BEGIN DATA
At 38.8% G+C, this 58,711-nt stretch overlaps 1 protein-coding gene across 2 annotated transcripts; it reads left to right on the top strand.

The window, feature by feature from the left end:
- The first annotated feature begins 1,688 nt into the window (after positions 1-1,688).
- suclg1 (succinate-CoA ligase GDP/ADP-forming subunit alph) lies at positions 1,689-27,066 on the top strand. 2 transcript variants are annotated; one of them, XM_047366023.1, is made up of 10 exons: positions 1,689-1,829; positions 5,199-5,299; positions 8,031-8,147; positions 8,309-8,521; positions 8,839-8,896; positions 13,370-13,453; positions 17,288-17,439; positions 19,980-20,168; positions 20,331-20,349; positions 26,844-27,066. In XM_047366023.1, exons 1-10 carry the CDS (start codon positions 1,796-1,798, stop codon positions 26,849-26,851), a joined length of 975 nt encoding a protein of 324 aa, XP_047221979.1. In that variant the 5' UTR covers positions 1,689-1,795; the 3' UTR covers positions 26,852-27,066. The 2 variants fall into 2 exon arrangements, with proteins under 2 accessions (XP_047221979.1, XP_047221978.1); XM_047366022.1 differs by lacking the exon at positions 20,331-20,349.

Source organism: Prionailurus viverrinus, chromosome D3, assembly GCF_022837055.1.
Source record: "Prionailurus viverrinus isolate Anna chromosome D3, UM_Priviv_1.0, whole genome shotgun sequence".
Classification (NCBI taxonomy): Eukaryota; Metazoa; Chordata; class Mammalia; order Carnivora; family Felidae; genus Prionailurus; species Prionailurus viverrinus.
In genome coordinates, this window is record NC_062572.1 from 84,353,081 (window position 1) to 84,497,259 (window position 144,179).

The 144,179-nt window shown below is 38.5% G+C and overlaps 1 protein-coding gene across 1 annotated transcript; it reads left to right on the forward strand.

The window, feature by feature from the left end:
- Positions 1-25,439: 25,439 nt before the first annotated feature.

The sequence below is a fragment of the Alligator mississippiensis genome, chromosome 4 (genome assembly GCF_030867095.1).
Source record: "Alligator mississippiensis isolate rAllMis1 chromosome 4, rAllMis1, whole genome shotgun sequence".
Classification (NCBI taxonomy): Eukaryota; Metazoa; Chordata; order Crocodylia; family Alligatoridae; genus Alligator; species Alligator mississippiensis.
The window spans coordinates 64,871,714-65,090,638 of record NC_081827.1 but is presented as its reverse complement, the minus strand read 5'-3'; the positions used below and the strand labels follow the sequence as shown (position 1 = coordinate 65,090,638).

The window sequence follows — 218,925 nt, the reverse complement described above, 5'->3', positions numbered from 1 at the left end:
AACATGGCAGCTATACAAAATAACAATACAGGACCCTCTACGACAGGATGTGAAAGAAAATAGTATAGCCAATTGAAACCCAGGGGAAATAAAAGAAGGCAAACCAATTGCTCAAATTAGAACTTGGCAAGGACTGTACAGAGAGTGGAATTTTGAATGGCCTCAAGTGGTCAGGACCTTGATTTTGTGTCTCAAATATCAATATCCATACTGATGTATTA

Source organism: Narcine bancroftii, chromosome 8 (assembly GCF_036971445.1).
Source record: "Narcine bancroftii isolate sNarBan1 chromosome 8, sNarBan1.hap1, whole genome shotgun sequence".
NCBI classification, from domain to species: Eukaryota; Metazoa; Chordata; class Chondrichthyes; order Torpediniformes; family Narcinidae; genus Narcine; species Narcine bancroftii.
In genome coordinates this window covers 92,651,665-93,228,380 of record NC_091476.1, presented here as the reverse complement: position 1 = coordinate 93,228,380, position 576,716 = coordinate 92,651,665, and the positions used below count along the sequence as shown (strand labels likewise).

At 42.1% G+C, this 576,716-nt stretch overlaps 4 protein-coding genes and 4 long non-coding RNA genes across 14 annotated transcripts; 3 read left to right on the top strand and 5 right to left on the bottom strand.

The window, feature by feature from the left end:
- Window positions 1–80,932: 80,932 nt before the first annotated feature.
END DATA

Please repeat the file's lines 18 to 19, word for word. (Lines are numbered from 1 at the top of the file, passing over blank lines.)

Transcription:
Source organism: Narcine bancroftii, chromosome 8 (assembly GCF_036971445.1).
Source record: "Narcine bancroftii isolate sNarBan1 chromosome 8, sNarBan1.hap1, whole genome shotgun sequence".